Showing posts with label Papal Living Quarters. Show all posts
Showing posts with label Papal Living Quarters. Show all posts

Saturday, March 30, 2013

The Pope Lives in a Hotel? -- The Pope and the Papal Home

Layout of Pope’s Apartment: Hardly sumptuous.
by Claudia Jakober

(Vatican) People like Pope Francis. That is a grace for the Church. Yet the visibly staged shows of humility and meekness by the new Pope have not met with complete approval. They construct an unfair contrast, as if the Popes had not been humble. Just read the wills of deceased Popes gradually and note again the humility and frugality of Benedict XVI., who took advantage of the existing garments, as shown by the fact papal coat of arms can easily be seen.

More decisive than approval for some quick and easy modesty, is that the pope receives more obedience and opens the minds and hearts of the people for the comprehensive Christian message. In that case, if then only his recent decision were also to earn applause, not to collect on the Apostolic Palace, or papal apartment rather. The question of the usefulness of such demonstrative acts remain in the air.

Is it true that the new pope lives in the hotel?

I was recently asked this. The question was so surprising that I was on the verge of immediately responding with an indignant no. But I kept silent and it was better that way. It is really true that he lives in the hotel.

The Pope’s Office
But is it "better" when a pope lives in a hotel instead of his own house? The Pope still occupies the suite at Domus Sanctae Martæ that he had taken as a cardinal at the beginning of the conclave. These are the guest houses built by John Paul II in the Vatican and to a certain extent it is the hotel of the tiny enclave. I only really became aware of this, as has been reported after the papal election to an astonished public, that the new pope had initially paid the outstanding account in the guest house. The Cardinals have to pay for their accommodation during the conclave in the Vatican?

Apostolic Palace accessible mostly for public

The Apostolic Palace dates back to late antiquity. The oldest visible parts today originated in the Middle Ages. In its form known the world over was designed from 1508 to 1519 by Antonio da Sangallo. The extensive grounds include 1,400 rooms and halls that have been designed over the centuries by the greatest artists the world over by Raphael Michelangelo and Bramante to countless others.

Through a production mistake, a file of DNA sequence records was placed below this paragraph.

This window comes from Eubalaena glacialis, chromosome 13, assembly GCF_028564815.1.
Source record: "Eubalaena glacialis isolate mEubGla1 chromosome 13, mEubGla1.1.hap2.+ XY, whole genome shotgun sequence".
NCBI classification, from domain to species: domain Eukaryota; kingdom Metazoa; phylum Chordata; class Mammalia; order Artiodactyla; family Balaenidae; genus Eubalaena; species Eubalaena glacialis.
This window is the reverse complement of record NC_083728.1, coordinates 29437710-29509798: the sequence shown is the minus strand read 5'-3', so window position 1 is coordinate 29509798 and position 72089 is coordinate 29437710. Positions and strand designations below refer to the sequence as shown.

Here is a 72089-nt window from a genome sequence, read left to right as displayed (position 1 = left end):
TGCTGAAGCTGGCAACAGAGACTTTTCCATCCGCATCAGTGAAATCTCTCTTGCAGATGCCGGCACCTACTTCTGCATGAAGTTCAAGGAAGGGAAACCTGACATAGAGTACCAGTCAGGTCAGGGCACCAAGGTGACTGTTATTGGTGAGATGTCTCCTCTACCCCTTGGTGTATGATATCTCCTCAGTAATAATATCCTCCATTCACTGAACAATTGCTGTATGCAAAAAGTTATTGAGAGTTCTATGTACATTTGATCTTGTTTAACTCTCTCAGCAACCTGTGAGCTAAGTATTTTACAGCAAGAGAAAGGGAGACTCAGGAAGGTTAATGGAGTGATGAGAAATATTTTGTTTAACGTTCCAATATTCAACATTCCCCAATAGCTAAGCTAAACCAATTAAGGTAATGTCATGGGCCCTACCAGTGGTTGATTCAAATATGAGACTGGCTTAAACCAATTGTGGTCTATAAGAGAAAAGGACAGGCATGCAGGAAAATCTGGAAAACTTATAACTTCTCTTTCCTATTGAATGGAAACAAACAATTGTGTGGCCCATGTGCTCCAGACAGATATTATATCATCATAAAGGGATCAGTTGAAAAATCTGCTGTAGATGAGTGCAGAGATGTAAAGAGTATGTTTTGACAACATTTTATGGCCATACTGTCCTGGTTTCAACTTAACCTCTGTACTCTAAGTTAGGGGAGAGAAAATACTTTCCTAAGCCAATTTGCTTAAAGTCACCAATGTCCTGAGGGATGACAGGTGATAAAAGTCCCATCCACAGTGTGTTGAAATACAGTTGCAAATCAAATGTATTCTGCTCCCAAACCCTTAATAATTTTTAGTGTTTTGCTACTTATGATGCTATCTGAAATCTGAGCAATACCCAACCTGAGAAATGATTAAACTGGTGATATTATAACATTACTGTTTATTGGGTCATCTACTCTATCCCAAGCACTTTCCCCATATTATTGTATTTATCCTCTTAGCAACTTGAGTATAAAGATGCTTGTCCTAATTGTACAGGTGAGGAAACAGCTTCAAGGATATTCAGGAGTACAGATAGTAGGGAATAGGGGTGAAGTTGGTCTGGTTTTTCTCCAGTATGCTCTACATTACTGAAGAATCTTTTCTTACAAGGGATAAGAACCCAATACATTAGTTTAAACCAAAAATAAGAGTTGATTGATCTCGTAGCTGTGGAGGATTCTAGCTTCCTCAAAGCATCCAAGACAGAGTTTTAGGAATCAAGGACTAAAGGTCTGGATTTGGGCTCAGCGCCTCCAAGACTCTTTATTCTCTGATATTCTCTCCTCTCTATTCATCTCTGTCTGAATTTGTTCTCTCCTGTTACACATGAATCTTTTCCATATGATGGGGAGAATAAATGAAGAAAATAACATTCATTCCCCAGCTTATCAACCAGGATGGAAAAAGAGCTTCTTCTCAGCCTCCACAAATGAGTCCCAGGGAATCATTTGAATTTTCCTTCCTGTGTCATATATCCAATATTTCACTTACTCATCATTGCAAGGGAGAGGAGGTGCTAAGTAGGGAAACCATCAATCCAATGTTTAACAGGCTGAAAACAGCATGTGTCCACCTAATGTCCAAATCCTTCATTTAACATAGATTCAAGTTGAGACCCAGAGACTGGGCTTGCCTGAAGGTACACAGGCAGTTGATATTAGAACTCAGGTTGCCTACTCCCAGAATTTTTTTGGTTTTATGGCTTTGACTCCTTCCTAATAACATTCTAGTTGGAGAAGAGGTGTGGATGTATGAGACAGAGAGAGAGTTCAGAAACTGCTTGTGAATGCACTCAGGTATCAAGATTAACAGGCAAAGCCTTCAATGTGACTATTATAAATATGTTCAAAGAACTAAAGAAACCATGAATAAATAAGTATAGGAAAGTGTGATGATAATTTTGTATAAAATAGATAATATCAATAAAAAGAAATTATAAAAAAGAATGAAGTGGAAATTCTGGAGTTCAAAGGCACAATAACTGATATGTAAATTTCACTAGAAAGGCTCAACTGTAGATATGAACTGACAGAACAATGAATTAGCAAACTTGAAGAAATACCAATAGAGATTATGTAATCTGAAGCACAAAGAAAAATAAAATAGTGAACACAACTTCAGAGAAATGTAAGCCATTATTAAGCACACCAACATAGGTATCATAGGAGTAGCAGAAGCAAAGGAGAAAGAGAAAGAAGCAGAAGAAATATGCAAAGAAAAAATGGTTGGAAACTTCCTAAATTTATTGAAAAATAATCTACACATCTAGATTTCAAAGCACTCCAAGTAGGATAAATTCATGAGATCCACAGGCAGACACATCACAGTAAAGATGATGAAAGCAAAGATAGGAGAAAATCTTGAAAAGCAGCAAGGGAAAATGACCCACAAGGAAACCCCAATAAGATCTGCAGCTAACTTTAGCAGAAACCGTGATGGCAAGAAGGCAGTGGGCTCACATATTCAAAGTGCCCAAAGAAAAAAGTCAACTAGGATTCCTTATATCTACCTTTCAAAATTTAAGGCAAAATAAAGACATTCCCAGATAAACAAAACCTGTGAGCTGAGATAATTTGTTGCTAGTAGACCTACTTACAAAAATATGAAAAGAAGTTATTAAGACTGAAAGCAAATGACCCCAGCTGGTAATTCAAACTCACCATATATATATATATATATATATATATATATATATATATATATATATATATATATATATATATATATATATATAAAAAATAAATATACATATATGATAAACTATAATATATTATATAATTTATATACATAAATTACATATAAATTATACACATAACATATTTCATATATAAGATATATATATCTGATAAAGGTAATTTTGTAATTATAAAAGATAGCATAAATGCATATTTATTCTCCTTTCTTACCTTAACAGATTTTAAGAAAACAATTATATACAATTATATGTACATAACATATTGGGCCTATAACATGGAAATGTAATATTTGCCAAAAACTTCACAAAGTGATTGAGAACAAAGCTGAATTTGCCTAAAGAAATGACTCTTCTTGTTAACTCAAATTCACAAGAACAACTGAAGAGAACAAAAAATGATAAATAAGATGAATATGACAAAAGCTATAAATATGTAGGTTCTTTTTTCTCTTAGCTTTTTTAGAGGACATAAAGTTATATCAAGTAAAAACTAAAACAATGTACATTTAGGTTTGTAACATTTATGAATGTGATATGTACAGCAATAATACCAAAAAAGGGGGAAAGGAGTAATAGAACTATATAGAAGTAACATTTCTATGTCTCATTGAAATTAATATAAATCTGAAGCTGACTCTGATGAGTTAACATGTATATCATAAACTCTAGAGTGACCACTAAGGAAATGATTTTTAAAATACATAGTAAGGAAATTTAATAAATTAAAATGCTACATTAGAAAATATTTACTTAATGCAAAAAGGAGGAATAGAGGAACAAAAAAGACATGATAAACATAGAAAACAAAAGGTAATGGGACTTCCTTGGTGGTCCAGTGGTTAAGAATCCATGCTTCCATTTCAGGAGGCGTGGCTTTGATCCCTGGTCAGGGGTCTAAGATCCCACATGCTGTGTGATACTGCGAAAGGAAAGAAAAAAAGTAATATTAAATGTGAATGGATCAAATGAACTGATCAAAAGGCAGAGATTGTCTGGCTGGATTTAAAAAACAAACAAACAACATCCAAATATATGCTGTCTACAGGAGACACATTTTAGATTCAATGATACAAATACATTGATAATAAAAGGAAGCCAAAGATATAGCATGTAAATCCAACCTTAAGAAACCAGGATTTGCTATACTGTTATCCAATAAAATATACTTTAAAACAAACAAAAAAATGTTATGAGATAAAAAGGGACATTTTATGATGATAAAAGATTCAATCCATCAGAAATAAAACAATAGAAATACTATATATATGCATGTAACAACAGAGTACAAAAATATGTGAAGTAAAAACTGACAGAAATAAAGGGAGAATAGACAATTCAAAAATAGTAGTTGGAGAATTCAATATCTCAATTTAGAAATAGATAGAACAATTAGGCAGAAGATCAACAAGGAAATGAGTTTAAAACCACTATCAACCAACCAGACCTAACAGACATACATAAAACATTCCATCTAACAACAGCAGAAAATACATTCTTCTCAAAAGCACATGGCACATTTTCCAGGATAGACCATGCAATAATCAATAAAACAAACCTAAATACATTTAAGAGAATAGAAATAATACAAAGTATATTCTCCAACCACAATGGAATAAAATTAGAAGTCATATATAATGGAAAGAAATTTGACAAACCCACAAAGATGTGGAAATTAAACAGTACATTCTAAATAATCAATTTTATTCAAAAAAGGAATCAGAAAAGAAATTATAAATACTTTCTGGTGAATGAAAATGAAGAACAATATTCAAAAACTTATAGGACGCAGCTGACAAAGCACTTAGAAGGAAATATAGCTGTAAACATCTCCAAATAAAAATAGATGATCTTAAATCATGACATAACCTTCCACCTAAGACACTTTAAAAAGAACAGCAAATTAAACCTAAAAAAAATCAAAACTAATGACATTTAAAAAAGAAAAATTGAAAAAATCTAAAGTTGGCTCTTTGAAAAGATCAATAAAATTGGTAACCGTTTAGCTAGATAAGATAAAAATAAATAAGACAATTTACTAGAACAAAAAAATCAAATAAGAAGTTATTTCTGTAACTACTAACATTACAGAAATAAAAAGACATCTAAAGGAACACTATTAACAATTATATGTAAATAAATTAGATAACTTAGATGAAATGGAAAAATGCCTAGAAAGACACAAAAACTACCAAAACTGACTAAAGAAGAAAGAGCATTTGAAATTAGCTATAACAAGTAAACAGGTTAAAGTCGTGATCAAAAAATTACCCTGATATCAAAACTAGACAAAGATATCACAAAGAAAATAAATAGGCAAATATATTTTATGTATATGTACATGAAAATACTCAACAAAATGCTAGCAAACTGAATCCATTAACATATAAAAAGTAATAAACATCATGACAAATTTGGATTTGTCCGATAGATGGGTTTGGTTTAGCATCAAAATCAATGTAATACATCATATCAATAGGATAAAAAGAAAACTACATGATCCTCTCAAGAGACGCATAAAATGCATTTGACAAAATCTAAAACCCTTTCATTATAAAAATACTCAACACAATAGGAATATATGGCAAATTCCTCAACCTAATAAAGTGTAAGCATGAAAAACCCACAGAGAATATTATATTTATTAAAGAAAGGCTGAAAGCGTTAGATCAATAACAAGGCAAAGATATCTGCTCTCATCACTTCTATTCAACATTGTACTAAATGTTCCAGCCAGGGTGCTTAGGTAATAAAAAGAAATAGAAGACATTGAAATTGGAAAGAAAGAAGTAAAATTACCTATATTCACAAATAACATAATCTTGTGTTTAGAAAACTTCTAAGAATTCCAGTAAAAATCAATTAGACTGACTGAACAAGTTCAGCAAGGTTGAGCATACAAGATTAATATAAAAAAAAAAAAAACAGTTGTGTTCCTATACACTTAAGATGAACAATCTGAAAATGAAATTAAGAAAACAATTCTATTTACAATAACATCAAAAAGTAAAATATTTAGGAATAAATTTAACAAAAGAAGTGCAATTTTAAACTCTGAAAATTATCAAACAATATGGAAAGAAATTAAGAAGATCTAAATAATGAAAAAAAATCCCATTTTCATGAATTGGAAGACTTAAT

Today in many parts of the palace are where the Vatican Museums housed and open to the public, so the general public, the Raphael Rooms, the home of Pope Alexander VI. Borgia and the famous Sistine Chapel. In the sprawling palace are also where a number of Vatican authorities and parts of the Roman Curia are housed, the Prefecture of the Apostolic Household soon to be occupied by recently appointed Curia Archbishop Georg Gänswein, director of the Office of the liturgical Celebrations of the Pope, Bishop Guido Marini, then the great Apostolic Library and especially the legendary Papal Secret Archives, with its nuclear bomb proof vaults.

The Apostolic Palace of the Vatican has been the official residence of the Pope in his capacity as head of the Church since the High Middle Ages. In contrast, the Papal Quirinal Palace was the residence of the Pope as head of state of the Papal States. After Italian troops had forcibly torn the Papal States from the pope, Italian Kings have have resided there since 1870. Since 1946, the Italian President's palace is in the Quirinal.
The Pope’s Bedroom

The part inhabited by the Popes in the Vatican Palace has varied over time. Parts can be viewed in the Vatican Museums. In more recent modern times, the popes lived in a part of the second floor in which Leo XIII as the last pope lived and died there. The rooms have not changed, but are not accessible. Pope St. Pius X. moved in 1903 to just above it rooms of the third floor. Here is where all of the Popes have lived and died since then till 28 February 2013, the resignation of Benedict XVI.

Only ten of 1400 spaces form private residence of the Pope - The chapel is half

What are the papal apartments, the new Pope rejects so ostentatiously? The apartment of the Pope consists of ten rooms: a hall /corridor, a small office for the papal secretaries, library/meeting room, a study for the Pope, a private chapel, which occupies most of the space, a bathroom, a doctor's office for emergencies a dining room, a small living room and kitchen (the illustration above shows the approximate condition of the apartment at the end of the pontificate of Pope John Paul II). In 2006 after decades of all of the electrical wiring and the kitchen had been renewed. In the 1930s, rooms connected to the Papal chambers included some small apartments which were created for members of the papal household. During the Pontifcates of Benedict XVI. there was an apartment at the disposal of his brother Georg.